William Krar will get eleven years in the pokey.
TYLER -- An itinerate gun dealer caught with a cache of poison gas, machine guns and other weapons in an East Texas storage facility was sentenced Tuesday to more than 11 years in federal prison.
But William J. Krar's motives, and those of his common-law wife, Judith Bruey, remain unknown to federal officials, who cast the case as a victory against domestic terrorism.
"To the extent there was any plot to use these weapons, that plot was thwarted," said U.S. Attorney Matthew Orwig of the Eastern District of Texas.
The case began to develop in January 2002, when a package of fake identification documents was mistakenly delivered to Staten Island, N.Y.
Federal agents traced it to a mailing center near Tyler, then to Bruey and Krar, who had moved to Noonan from New Hampshire in 2001.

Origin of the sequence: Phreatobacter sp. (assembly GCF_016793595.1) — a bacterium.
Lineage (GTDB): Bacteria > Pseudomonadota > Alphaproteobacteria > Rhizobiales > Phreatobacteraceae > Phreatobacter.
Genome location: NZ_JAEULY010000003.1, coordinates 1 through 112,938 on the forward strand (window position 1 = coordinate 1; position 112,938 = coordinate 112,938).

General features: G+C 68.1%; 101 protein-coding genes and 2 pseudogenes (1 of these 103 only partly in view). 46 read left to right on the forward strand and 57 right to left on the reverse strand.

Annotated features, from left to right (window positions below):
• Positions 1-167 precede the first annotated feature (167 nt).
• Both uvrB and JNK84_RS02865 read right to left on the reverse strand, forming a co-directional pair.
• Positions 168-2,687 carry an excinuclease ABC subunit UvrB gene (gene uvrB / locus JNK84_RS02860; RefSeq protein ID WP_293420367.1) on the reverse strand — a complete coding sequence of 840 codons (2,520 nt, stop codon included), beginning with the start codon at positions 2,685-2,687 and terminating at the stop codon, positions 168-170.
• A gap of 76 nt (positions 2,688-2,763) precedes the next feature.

In several storage sheds rented by the couple, agents found nearly half a million rounds of ammunition, blasting caps, pipe bombs, silencers, machine guns and more than 800 grams of almost pure sodium cyanide, enough to kill everyone in a one-story, 30,000-square-foot building within a minute.
"Anyone possessing that has to be considered very dangerous," [FBI Supervisory Special Agent Peter] Galbraith said.
David Neiwert has followed this case closely from the beginning and has a lot of background info if you want to do some exploring.Posted by Charles Kuffner on May 05, 2004 to Crime and Punishment | TrackBack